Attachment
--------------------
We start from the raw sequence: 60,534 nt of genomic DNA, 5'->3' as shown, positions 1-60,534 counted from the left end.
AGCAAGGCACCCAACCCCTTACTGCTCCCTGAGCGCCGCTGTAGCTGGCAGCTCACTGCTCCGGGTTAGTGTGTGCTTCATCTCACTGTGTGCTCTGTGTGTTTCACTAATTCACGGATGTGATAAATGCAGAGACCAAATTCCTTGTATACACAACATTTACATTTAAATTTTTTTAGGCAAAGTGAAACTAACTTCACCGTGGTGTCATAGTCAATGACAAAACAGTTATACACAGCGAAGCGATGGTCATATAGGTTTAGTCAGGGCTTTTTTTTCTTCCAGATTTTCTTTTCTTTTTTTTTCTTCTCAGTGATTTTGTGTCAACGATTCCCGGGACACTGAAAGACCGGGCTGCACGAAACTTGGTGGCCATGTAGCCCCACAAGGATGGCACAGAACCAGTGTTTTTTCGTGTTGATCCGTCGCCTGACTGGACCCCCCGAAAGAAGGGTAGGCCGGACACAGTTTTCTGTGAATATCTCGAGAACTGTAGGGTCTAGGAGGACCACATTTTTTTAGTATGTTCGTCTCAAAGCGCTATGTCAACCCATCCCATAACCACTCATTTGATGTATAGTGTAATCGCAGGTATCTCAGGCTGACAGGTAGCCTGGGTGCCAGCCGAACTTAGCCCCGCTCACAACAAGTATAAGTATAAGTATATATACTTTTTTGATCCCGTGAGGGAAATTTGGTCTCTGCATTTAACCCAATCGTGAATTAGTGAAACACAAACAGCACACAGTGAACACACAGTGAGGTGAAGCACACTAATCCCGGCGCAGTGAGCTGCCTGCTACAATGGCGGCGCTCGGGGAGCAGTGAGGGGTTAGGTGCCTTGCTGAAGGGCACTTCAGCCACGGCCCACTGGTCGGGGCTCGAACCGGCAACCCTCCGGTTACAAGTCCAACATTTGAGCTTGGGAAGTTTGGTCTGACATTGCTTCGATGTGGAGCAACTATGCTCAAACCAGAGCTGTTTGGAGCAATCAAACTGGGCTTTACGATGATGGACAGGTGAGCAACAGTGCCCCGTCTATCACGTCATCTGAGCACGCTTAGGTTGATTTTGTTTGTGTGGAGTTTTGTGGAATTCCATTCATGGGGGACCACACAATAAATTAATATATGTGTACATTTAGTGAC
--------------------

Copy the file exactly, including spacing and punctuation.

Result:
We start from the raw sequence: 60,534 nt of genomic DNA, 5'->3' as shown, positions 1-60,534 counted from the left end.
AGCAAGGCACCCAACCCCTTACTGCTCCCTGAGCGCCGCTGTAGCTGGCAGCTCACTGCTCCGGGTTAGTGTGTGCTTCATCTCACTGTGTGCTCTGTGTGTTTCACTAATTCACGGATGTGATAAATGCAGAGACCAAATTCCTTGTATACACAACATTTACATTTAAATTTTTTTAGGCAAAGTGAAACTAACTTCACCGTGGTGTCATAGTCAATGACAAAACAGTTATACACAGCGAAGCGATGGTCATATAGGTTTAGTCAGGGCTTTTTTTTCTTCCAGATTTTCTTTTCTTTTTTTTTCTTCTCAGTGATTTTGTGTCAACGATTCCCGGGACACTGAAAGACCGGGCTGCACGAAACTTGGTGGCCATGTAGCCCCACAAGGATGGCACAGAACCAGTGTTTTTTCGTGTTGATCCGTCGCCTGACTGGACCCCCCGAAAGAAGGGTAGGCCGGACACAGTTTTCTGTGAATATCTCGAGAACTGTAGGGTCTAGGAGGACCACATTTTTTTAGTATGTTCGTCTCAAAGCGCTATGTCAACCCATCCCATAACCACTCATTTGATGTATAGTGTAATCGCAGGTATCTCAGGCTGACAGGTAGCCTGGGTGCCAGCCGAACTTAGCCCCGCTCACAACAAGTATAAGTATAAGTATATATACTTTTTTGATCCCGTGAGGGAAATTTGGTCTCTGCATTTAACCCAATCGTGAATTAGTGAAACACAAACAGCACACAGTGAACACACAGTGAGGTGAAGCACACTAATCCCGGCGCAGTGAGCTGCCTGCTACAATGGCGGCGCTCGGGGAGCAGTGAGGGGTTAGGTGCCTTGCTGAAGGGCACTTCAGCCACGGCCCACTGGTCGGGGCTCGAACCGGCAACCCTCCGGTTACAAGTCCAACATTTGAGCTTGGGAAGTTTGGTCTGACATTGCTTCGATGTGGAGCAACTATGCTCAAACCAGAGCTGTTTGGAGCAATCAAACTGGGCTTTACGATGATGGACAGGTGAGCAACAGTGCCCCGTCTATCACGTCATCTGAGCACGCTTAGGTTGATTTTGTTTGTGTGGAGTTTTGTGGAATTCCATTCATGGGGGACCACACAATAAATTAATATATGTGTACATTTAGTGAC